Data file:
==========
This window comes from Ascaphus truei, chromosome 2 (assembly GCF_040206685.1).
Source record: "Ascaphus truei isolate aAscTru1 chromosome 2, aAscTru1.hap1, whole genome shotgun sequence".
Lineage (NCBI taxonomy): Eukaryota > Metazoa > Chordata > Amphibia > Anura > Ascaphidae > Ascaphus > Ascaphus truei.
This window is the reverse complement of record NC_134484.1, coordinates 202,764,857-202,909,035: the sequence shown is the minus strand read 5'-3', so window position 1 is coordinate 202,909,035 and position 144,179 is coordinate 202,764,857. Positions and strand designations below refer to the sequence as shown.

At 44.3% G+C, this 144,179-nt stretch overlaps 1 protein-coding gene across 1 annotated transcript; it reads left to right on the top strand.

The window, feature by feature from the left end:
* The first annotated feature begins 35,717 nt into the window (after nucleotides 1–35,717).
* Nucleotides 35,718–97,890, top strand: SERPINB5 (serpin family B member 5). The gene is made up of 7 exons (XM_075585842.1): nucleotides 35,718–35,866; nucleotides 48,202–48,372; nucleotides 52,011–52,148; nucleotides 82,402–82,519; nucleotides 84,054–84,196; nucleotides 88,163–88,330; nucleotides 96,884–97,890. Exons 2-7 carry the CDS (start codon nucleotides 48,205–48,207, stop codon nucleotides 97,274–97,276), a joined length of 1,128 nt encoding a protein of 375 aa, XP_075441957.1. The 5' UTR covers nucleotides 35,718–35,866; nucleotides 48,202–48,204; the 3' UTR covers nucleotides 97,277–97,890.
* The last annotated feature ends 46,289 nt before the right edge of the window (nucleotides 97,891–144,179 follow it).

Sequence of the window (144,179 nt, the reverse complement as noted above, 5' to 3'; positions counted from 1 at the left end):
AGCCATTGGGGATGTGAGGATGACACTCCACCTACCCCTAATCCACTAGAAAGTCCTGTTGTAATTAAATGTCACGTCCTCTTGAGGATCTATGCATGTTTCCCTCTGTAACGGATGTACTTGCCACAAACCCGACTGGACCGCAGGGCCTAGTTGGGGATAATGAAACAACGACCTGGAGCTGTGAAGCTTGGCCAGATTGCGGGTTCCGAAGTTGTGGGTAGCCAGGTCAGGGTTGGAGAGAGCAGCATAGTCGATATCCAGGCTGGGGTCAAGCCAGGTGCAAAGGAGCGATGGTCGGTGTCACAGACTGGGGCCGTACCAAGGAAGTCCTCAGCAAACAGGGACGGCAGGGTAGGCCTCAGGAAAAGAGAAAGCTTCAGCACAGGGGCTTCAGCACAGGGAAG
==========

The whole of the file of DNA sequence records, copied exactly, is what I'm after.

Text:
This window comes from Ascaphus truei, chromosome 2 (assembly GCF_040206685.1).
Source record: "Ascaphus truei isolate aAscTru1 chromosome 2, aAscTru1.hap1, whole genome shotgun sequence".
Lineage (NCBI taxonomy): Eukaryota > Metazoa > Chordata > Amphibia > Anura > Ascaphidae > Ascaphus > Ascaphus truei.
This window is the reverse complement of record NC_134484.1, coordinates 202,764,857-202,909,035: the sequence shown is the minus strand read 5'-3', so window position 1 is coordinate 202,909,035 and position 144,179 is coordinate 202,764,857. Positions and strand designations below refer to the sequence as shown.

At 44.3% G+C, this 144,179-nt stretch overlaps 1 protein-coding gene across 1 annotated transcript; it reads left to right on the top strand.

The window, feature by feature from the left end:
* The first annotated feature begins 35,717 nt into the window (after nucleotides 1–35,717).
* Nucleotides 35,718–97,890, top strand: SERPINB5 (serpin family B member 5). The gene is made up of 7 exons (XM_075585842.1): nucleotides 35,718–35,866; nucleotides 48,202–48,372; nucleotides 52,011–52,148; nucleotides 82,402–82,519; nucleotides 84,054–84,196; nucleotides 88,163–88,330; nucleotides 96,884–97,890. Exons 2-7 carry the CDS (start codon nucleotides 48,205–48,207, stop codon nucleotides 97,274–97,276), a joined length of 1,128 nt encoding a protein of 375 aa, XP_075441957.1. The 5' UTR covers nucleotides 35,718–35,866; nucleotides 48,202–48,204; the 3' UTR covers nucleotides 97,277–97,890.
* The last annotated feature ends 46,289 nt before the right edge of the window (nucleotides 97,891–144,179 follow it).

Sequence of the window (144,179 nt, the reverse complement as noted above, 5' to 3'; positions counted from 1 at the left end):
AGCCATTGGGGATGTGAGGATGACACTCCACCTACCCCTAATCCACTAGAAAGTCCTGTTGTAATTAAATGTCACGTCCTCTTGAGGATCTATGCATGTTTCCCTCTGTAACGGATGTACTTGCCACAAACCCGACTGGACCGCAGGGCCTAGTTGGGGATAATGAAACAACGACCTGGAGCTGTGAAGCTTGGCCAGATTGCGGGTTCCGAAGTTGTGGGTAGCCAGGTCAGGGTTGGAGAGAGCAGCATAGTCGATATCCAGGCTGGGGTCAAGCCAGGTGCAAAGGAGCGATGGTCGGTGTCACAGACTGGGGCCGTACCAAGGAAGTCCTCAGCAAACAGGGACGGCAGGGTAGGCCTCAGGAAAAGAGAAAGCTTCAGCACAGGGGCTTCAGCACAGGGAAG